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Minimum Basic Filter Requirements?

What would you consider to be the minimum basic lens filter requirements for general photography using a super-zoom camera?

Please list in order of your priority.
Requirement for *general* photography? IMO, none.

The only reason I ever used a filter was to protect the lens. Any UV filter will work great for that.

Now if you're doing some *specialized* photography and want to manipulate the light before it reaches the lens (add starbursts), or want to reduce glare, or haze from florescent lights, or soften the image for portraits, then there are specific filters for those things.

You can also accomplish those things in Photoshop, and in some cases, in-camera.

Filters are useful if you have an old camera without a lot of modern digital processing or don't want to use Photoshop.

You need to tell us exactly what effects you're interested in.

Are you taking photos indoors with florescent lighting?

Outdoors facing the sun?


Any of the above? All of the above? None of the above?
I am not interested in "effects" like star bursts, etc.. Shots would include landscapes (sunny and cloudy), portraits indor (all lighting) and outdoor, macro outdoors, water scenes and action shots outdoors. I think that would cover just about all.

I was thinking:
  1. UV for lens protection in dirty environments only
  2. Circular polarising
  3. Variable neutral density
Should cover most of my general photography needs.

For post processing, I use GIMP and Rawtherapee (when shooting in RAW). I am no expert with this software but I have been using it for the past few years.

Am I reasonably well covered or should I consider others?
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The one I use the most is the circular polarising filter, it is great to saturate colours and remove light haze - as long as the sun is out :001_smile

I have some different neutral density filters, but I don't use them much, mostly for long exposures and I don't do a lot of those, so the filters don't see much action to be honest, but they don't take up much space in my camera bag, so they live there "just in case" :wink:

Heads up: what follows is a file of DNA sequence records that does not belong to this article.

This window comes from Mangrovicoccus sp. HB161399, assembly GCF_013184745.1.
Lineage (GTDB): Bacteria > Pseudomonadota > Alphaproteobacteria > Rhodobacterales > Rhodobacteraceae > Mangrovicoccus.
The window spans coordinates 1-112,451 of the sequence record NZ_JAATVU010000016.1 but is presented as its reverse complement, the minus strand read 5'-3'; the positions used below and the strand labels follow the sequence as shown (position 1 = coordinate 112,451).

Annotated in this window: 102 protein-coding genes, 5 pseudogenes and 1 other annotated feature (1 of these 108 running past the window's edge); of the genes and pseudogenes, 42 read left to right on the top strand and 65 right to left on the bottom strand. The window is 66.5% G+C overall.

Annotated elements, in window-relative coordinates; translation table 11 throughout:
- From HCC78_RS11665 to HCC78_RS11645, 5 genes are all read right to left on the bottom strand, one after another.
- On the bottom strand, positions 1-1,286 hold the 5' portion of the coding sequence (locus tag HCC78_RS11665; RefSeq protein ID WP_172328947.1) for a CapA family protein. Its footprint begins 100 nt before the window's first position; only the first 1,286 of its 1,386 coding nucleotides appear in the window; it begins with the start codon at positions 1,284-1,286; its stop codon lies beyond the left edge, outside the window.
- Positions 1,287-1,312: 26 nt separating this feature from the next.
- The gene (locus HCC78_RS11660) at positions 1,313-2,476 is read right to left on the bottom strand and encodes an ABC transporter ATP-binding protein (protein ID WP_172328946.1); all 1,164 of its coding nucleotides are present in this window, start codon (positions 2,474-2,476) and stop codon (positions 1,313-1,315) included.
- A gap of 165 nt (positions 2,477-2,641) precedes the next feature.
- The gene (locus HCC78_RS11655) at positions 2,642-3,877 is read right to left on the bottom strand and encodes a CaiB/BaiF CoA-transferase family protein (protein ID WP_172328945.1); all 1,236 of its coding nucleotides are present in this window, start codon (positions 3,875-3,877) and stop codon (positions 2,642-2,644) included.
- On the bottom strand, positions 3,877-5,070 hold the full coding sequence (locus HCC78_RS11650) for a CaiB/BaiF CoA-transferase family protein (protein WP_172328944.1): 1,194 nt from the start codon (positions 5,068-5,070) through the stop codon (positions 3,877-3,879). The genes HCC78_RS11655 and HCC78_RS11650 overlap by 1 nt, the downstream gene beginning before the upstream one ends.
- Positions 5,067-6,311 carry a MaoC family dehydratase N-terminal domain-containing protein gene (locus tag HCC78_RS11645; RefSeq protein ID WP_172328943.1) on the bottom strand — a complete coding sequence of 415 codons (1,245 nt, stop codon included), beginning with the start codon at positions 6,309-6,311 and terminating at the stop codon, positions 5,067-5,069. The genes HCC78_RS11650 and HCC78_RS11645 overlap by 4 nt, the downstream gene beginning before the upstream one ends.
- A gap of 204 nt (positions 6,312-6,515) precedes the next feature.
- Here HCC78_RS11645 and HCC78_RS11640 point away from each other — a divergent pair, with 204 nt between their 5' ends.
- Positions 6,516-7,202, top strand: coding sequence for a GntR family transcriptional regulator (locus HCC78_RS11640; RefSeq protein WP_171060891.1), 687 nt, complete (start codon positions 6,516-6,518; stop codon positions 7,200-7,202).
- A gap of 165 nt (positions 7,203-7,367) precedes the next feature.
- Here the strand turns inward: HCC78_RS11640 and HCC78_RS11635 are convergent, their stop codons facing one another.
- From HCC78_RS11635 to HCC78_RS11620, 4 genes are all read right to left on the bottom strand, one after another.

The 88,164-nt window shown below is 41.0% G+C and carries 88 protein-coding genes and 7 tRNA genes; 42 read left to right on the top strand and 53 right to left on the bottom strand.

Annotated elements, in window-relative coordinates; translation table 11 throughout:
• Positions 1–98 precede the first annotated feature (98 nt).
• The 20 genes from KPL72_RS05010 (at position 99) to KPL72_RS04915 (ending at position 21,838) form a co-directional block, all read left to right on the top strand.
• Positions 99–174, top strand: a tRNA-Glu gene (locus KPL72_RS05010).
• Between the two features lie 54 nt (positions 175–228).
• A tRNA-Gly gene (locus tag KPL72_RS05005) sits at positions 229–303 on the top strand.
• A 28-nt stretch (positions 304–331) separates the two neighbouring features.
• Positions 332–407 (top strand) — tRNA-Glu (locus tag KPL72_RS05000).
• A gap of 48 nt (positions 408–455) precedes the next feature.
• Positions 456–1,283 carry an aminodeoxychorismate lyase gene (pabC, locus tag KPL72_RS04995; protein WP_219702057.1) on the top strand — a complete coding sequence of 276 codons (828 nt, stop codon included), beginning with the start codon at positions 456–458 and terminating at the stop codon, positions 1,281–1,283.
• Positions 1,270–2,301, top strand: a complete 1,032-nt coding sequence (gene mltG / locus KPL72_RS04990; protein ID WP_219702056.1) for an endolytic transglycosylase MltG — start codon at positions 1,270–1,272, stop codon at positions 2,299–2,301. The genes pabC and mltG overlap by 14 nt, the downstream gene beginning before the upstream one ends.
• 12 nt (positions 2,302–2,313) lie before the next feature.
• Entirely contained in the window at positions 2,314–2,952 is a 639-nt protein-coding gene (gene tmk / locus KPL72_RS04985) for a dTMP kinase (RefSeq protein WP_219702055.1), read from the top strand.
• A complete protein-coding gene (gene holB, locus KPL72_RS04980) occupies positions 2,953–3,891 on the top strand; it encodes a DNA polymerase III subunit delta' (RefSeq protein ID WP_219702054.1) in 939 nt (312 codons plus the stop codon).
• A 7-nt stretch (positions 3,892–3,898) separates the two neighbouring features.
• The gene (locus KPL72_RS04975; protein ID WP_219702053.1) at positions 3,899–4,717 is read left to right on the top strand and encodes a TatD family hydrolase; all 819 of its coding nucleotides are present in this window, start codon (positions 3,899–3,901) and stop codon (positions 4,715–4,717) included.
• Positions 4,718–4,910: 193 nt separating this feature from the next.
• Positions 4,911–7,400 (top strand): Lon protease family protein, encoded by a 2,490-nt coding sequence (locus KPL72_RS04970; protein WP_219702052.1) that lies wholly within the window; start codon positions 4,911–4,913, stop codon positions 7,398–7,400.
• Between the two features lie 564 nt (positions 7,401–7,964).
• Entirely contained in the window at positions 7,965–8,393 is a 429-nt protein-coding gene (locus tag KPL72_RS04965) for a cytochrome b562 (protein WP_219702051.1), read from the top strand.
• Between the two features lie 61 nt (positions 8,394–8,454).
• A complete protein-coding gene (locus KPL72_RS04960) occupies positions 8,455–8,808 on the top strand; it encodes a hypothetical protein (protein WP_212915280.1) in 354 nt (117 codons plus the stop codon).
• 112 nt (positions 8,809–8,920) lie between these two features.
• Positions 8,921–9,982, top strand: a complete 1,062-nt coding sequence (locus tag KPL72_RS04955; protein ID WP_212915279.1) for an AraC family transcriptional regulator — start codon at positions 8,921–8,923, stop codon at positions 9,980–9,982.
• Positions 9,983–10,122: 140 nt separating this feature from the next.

I have a UV filter somewhere, it came with a lens but I have never used it. I don't think it is necessary, lenses are quite sturdy, so a rubber dust blower and a soft cloth has been quite sufficient for me over the years.
I do mostly nature and landscapes so the lens will collect dust especially if photographing in windy conditions.
Talking about photography and camera gear... I need a new camera. I lost 4 lenses, a battery, and the charger, on my last vacation, and I gave my remaining lens and camera to my granddaughter. Time to start window shopping.
I assume digital?

Then add a graduated neutral density filter.
It is digital, a Fujifilm Finepix HS20EXR. I purchased it second-hand in Japan. My preference was for an HS10 but they are even harder to find in good condition for sale. I have had both the HS10 and HS20EXR before and found them well suited in my travels.

I'll first see how often I use a variable ND filter before looking into a graduated ND.
I have always put UV filters on all of my lenses as soon as I get them. They have saved 2-3 of my lenses over the last 30-ish years. I don’t find they noticeably degrade/alter my images and they are dirt cheap. K&F, Hoya and Tiffen are good quality and are in the $15-25 range depending on size. I found that the Amazon ones are good enough quality and are on sale now for $5-6.

I use circular polarizers from time to time, but they aren’t a necessity IMO.
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